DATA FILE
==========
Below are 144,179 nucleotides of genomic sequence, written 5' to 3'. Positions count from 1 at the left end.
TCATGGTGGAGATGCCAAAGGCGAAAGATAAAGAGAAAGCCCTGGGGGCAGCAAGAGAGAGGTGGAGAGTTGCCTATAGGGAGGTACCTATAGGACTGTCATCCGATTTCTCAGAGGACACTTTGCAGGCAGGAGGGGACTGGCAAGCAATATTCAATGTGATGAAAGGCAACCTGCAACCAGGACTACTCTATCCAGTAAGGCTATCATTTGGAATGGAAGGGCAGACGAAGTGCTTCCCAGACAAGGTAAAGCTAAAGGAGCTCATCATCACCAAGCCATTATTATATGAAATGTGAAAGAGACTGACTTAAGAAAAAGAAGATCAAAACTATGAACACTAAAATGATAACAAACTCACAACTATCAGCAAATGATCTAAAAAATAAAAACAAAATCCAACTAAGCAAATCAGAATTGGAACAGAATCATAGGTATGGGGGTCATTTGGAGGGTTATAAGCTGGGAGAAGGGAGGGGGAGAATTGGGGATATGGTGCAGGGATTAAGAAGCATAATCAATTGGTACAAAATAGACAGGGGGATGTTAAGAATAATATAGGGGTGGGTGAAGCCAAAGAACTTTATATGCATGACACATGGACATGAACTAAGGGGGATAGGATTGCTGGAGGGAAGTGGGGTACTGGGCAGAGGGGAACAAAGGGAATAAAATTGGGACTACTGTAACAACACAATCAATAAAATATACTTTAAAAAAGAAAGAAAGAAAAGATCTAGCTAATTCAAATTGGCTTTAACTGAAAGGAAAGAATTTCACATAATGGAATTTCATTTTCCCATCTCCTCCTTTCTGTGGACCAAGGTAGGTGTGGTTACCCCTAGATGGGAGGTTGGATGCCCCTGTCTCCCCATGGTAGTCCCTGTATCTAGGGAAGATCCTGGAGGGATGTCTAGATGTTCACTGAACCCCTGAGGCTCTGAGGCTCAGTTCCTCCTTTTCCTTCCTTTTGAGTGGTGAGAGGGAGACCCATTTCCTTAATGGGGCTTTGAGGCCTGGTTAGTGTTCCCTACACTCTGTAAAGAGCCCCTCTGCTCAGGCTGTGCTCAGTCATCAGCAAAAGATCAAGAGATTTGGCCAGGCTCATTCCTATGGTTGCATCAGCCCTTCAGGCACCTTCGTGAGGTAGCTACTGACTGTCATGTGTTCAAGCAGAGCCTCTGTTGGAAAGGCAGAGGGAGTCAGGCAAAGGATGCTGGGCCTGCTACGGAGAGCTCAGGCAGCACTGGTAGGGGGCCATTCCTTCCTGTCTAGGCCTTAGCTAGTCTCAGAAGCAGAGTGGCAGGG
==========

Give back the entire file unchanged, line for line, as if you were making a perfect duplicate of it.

Below are 144,179 nucleotides of genomic sequence, written 5' to 3'. Positions count from 1 at the left end.
TCATGGTGGAGATGCCAAAGGCGAAAGATAAAGAGAAAGCCCTGGGGGCAGCAAGAGAGAGGTGGAGAGTTGCCTATAGGGAGGTACCTATAGGACTGTCATCCGATTTCTCAGAGGACACTTTGCAGGCAGGAGGGGACTGGCAAGCAATATTCAATGTGATGAAAGGCAACCTGCAACCAGGACTACTCTATCCAGTAAGGCTATCATTTGGAATGGAAGGGCAGACGAAGTGCTTCCCAGACAAGGTAAAGCTAAAGGAGCTCATCATCACCAAGCCATTATTATATGAAATGTGAAAGAGACTGACTTAAGAAAAAGAAGATCAAAACTATGAACACTAAAATGATAACAAACTCACAACTATCAGCAAATGATCTAAAAAATAAAAACAAAATCCAACTAAGCAAATCAGAATTGGAACAGAATCATAGGTATGGGGGTCATTTGGAGGGTTATAAGCTGGGAGAAGGGAGGGGGAGAATTGGGGATATGGTGCAGGGATTAAGAAGCATAATCAATTGGTACAAAATAGACAGGGGGATGTTAAGAATAATATAGGGGTGGGTGAAGCCAAAGAACTTTATATGCATGACACATGGACATGAACTAAGGGGGATAGGATTGCTGGAGGGAAGTGGGGTACTGGGCAGAGGGGAACAAAGGGAATAAAATTGGGACTACTGTAACAACACAATCAATAAAATATACTTTAAAAAAGAAAGAAAGAAAAGATCTAGCTAATTCAAATTGGCTTTAACTGAAAGGAAAGAATTTCACATAATGGAATTTCATTTTCCCATCTCCTCCTTTCTGTGGACCAAGGTAGGTGTGGTTACCCCTAGATGGGAGGTTGGATGCCCCTGTCTCCCCATGGTAGTCCCTGTATCTAGGGAAGATCCTGGAGGGATGTCTAGATGTTCACTGAACCCCTGAGGCTCTGAGGCTCAGTTCCTCCTTTTCCTTCCTTTTGAGTGGTGAGAGGGAGACCCATTTCCTTAATGGGGCTTTGAGGCCTGGTTAGTGTTCCCTACACTCTGTAAAGAGCCCCTCTGCTCAGGCTGTGCTCAGTCATCAGCAAAAGATCAAGAGATTTGGCCAGGCTCATTCCTATGGTTGCATCAGCCCTTCAGGCACCTTCGTGAGGTAGCTACTGACTGTCATGTGTTCAAGCAGAGCCTCTGTTGGAAAGGCAGAGGGAGTCAGGCAAAGGATGCTGGGCCTGCTACGGAGAGCTCAGGCAGCACTGGTAGGGGGCCATTCCTTCCTGTCTAGGCCTTAGCTAGTCTCAGAAGCAGAGTGGCAGGG